Physical Activity May Help Prevent Hearing Loss In Women
A new study links exercise to a decreased chance of developing hearing loss in women.
Hearing loss is commonly thought to be a symptom of growing older. But researchers at Brigham and Women’s Hospital says that there are actions you can take to prevent it.
The study found that a higher body mass index (BMI) and a larger waist circumference are associated with a higher risk of hearing loss. Alternately, researchers also found that increased physical activity reduces the risk of hearing loss.
The study, published in the American Journal of Medicine, used lifestyle and health data collected from the Nurses’ Health Study II, which followed more than 64,000 women from 1989 to 2009. Researchers examined the BMI, waist circumference, physical activity, and self-reported hearing loss of the women. The results showed that women with a BMI of 30 to 34 had a 17 percent higher risk of hearing loss than women with a BMI of under 25. Those with a BMI of 40 had a 25 percent increased risk. Compared to women with a waist circumference of less than 71 centimeters, women with a waist circumference of 80-88 centimeters had an increased risk of 11 percent. And those with a circumference of more than 88 centimeters had an increased risk of 27 percent.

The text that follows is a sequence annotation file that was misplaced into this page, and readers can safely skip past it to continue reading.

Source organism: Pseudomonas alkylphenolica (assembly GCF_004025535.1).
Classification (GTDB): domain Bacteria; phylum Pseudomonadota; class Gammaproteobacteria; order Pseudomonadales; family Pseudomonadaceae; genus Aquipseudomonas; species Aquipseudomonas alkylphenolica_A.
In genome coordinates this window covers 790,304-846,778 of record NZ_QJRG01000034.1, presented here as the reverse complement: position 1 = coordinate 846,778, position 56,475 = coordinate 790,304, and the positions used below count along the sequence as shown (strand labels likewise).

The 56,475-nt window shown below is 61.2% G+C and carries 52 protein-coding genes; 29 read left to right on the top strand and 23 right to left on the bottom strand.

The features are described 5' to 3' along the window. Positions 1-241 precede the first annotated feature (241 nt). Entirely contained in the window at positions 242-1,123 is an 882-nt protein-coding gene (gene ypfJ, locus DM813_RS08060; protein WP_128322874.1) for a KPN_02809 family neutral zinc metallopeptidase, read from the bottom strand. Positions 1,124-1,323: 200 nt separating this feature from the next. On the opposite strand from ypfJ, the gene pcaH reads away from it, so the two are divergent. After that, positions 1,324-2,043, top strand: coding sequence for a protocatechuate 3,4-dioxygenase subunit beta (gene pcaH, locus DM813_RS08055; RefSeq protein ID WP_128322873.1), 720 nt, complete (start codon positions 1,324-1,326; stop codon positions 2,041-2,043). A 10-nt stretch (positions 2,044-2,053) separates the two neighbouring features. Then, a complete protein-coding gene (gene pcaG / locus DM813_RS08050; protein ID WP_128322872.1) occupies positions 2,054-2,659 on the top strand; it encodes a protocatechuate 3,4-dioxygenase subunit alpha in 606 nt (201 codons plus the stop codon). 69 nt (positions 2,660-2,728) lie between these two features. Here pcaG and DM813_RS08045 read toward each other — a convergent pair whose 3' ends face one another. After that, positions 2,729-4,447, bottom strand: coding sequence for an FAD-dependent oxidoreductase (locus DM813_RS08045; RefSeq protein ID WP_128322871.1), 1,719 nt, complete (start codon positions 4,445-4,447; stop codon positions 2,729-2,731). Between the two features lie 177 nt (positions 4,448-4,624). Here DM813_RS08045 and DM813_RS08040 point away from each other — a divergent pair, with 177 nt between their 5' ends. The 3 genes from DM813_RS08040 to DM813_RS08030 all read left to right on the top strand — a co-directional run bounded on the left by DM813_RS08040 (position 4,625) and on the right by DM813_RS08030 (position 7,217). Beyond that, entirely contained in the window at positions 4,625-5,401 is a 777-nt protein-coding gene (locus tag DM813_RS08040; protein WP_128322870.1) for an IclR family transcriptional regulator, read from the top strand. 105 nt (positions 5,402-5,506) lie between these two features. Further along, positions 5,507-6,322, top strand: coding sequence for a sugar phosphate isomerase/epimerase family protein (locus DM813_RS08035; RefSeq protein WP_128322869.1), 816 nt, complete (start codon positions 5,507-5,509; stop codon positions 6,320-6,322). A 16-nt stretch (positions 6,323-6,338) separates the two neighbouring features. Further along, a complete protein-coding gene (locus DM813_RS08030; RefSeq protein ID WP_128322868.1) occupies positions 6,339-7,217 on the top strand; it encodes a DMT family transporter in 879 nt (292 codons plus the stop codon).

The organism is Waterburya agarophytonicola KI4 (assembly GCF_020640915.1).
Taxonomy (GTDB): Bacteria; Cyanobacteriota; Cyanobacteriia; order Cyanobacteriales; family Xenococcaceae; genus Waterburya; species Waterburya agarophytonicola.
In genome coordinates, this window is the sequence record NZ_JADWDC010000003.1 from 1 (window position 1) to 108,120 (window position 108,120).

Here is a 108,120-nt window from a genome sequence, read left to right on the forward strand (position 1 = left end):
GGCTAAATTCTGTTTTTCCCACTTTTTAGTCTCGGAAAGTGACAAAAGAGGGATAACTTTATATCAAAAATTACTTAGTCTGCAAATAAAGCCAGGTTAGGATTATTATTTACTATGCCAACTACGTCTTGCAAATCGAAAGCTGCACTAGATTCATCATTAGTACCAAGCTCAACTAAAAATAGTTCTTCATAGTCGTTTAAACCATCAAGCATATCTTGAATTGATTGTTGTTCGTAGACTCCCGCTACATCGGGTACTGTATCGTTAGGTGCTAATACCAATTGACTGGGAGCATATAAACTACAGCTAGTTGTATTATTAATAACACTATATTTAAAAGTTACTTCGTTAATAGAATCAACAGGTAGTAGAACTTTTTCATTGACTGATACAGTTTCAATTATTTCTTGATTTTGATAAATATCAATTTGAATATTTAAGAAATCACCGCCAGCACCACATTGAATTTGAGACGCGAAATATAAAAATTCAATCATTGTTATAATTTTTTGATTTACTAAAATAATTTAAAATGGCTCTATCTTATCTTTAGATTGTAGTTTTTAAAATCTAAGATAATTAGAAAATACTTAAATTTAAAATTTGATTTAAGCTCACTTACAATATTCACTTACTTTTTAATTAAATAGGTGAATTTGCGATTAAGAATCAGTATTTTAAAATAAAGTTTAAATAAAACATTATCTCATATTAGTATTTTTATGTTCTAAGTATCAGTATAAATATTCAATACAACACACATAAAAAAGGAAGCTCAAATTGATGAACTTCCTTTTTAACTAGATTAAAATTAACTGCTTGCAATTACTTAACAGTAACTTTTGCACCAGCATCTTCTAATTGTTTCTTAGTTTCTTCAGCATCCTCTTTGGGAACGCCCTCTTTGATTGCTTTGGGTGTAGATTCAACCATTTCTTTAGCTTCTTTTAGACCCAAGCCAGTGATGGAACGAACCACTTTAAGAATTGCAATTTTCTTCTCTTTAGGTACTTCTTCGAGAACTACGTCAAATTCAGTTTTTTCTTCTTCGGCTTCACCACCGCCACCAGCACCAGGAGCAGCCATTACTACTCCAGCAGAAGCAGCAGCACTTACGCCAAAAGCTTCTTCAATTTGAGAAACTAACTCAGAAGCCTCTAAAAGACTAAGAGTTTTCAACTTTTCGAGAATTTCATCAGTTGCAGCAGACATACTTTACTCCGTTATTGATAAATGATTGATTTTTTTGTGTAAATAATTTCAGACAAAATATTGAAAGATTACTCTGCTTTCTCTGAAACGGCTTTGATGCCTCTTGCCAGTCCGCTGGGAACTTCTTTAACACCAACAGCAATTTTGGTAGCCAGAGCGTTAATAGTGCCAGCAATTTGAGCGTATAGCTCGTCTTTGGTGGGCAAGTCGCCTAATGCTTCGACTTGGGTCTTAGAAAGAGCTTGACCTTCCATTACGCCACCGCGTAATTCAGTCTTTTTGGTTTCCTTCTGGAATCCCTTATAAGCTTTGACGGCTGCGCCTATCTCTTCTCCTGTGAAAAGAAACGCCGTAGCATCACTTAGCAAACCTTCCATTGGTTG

Basically, all of these numbers mean that the bigger the waist, the higher the risk of hearing loss.
On the other hand, the study’s results also showed that women who exercised more had a decreased risk of hearing loss. The women who were the most physically active in the study had a decreased risk of 17 percent compared to the least physically active women of the group. The most commonly reported physical activity was walking, and researchers determined that walking for two hours a week or more was associated with a decreased risk of 15 percent as compared to walking less than one hour a week.
Dr. Sharon Curhan, lead author of the study, said in a report:
“We often think of hearing loss as an inevitable part of the aging process, but these findings provide evidence that potentially modifiable risk factors, such as maintaining a healthy weight and staying physically active, may help in the prevention of hearing loss or delay its progression.”
The World Health Organization estimates that more than 360 million people suffer from hearing loss that they associate with aging. Dr. Curhan and her team’s findings may help decrease that number in the future.